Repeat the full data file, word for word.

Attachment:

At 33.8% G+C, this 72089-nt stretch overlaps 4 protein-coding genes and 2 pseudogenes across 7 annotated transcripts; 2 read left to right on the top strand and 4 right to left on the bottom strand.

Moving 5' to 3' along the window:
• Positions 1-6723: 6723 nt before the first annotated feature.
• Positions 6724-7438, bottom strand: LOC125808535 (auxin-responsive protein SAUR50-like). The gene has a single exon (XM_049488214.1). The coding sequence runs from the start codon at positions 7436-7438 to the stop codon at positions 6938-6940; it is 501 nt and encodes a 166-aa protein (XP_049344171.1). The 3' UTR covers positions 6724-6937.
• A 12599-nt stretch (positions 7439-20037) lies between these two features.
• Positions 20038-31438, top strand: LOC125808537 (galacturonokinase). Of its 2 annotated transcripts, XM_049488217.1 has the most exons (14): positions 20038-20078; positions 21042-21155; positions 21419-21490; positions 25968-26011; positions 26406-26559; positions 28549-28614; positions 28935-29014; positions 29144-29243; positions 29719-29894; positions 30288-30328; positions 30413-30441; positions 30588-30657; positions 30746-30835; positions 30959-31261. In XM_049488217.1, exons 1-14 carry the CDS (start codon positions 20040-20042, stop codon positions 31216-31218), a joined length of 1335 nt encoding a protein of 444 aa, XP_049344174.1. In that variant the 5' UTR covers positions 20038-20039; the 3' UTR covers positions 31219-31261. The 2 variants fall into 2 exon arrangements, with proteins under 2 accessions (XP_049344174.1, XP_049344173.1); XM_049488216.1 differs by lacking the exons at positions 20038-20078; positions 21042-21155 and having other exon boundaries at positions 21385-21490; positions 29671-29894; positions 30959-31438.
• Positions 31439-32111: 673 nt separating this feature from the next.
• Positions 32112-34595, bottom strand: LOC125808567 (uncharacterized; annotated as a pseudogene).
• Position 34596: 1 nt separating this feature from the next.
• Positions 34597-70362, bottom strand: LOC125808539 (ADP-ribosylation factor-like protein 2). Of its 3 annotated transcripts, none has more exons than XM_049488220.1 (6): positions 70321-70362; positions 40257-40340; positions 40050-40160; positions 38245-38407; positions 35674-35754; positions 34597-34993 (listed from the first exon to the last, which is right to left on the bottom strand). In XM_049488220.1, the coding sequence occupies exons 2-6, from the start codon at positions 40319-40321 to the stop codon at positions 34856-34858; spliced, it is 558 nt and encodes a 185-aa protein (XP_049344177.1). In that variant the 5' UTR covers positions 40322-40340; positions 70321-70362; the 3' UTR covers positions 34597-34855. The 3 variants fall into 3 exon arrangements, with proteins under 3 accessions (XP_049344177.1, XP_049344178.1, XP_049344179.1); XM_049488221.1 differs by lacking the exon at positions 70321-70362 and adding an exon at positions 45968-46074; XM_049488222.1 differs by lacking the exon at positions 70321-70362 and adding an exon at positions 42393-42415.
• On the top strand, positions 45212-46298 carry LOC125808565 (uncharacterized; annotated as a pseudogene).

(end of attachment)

At 33.8% G+C, this 72089-nt stretch overlaps 4 protein-coding genes and 2 pseudogenes across 7 annotated transcripts; 2 read left to right on the top strand and 4 right to left on the bottom strand.

Moving 5' to 3' along the window:
• Positions 1-6723: 6723 nt before the first annotated feature.
• Positions 6724-7438, bottom strand: LOC125808535 (auxin-responsive protein SAUR50-like). The gene has a single exon (XM_049488214.1). The coding sequence runs from the start codon at positions 7436-7438 to the stop codon at positions 6938-6940; it is 501 nt and encodes a 166-aa protein (XP_049344171.1). The 3' UTR covers positions 6724-6937.
• A 12599-nt stretch (positions 7439-20037) lies between these two features.
• Positions 20038-31438, top strand: LOC125808537 (galacturonokinase). Of its 2 annotated transcripts, XM_049488217.1 has the most exons (14): positions 20038-20078; positions 21042-21155; positions 21419-21490; positions 25968-26011; positions 26406-26559; positions 28549-28614; positions 28935-29014; positions 29144-29243; positions 29719-29894; positions 30288-30328; positions 30413-30441; positions 30588-30657; positions 30746-30835; positions 30959-31261. In XM_049488217.1, exons 1-14 carry the CDS (start codon positions 20040-20042, stop codon positions 31216-31218), a joined length of 1335 nt encoding a protein of 444 aa, XP_049344174.1. In that variant the 5' UTR covers positions 20038-20039; the 3' UTR covers positions 31219-31261. The 2 variants fall into 2 exon arrangements, with proteins under 2 accessions (XP_049344174.1, XP_049344173.1); XM_049488216.1 differs by lacking the exons at positions 20038-20078; positions 21042-21155 and having other exon boundaries at positions 21385-21490; positions 29671-29894; positions 30959-31438.
• Positions 31439-32111: 673 nt separating this feature from the next.
• Positions 32112-34595, bottom strand: LOC125808567 (uncharacterized; annotated as a pseudogene).
• Position 34596: 1 nt separating this feature from the next.
• Positions 34597-70362, bottom strand: LOC125808539 (ADP-ribosylation factor-like protein 2). Of its 3 annotated transcripts, none has more exons than XM_049488220.1 (6): positions 70321-70362; positions 40257-40340; positions 40050-40160; positions 38245-38407; positions 35674-35754; positions 34597-34993 (listed from the first exon to the last, which is right to left on the bottom strand). In XM_049488220.1, the coding sequence occupies exons 2-6, from the start codon at positions 40319-40321 to the stop codon at positions 34856-34858; spliced, it is 558 nt and encodes a 185-aa protein (XP_049344177.1). In that variant the 5' UTR covers positions 40322-40340; positions 70321-70362; the 3' UTR covers positions 34597-34855. The 3 variants fall into 3 exon arrangements, with proteins under 3 accessions (XP_049344177.1, XP_049344178.1, XP_049344179.1); XM_049488221.1 differs by lacking the exon at positions 70321-70362 and adding an exon at positions 45968-46074; XM_049488222.1 differs by lacking the exon at positions 70321-70362 and adding an exon at positions 42393-42415.
• On the top strand, positions 45212-46298 carry LOC125808565 (uncharacterized; annotated as a pseudogene).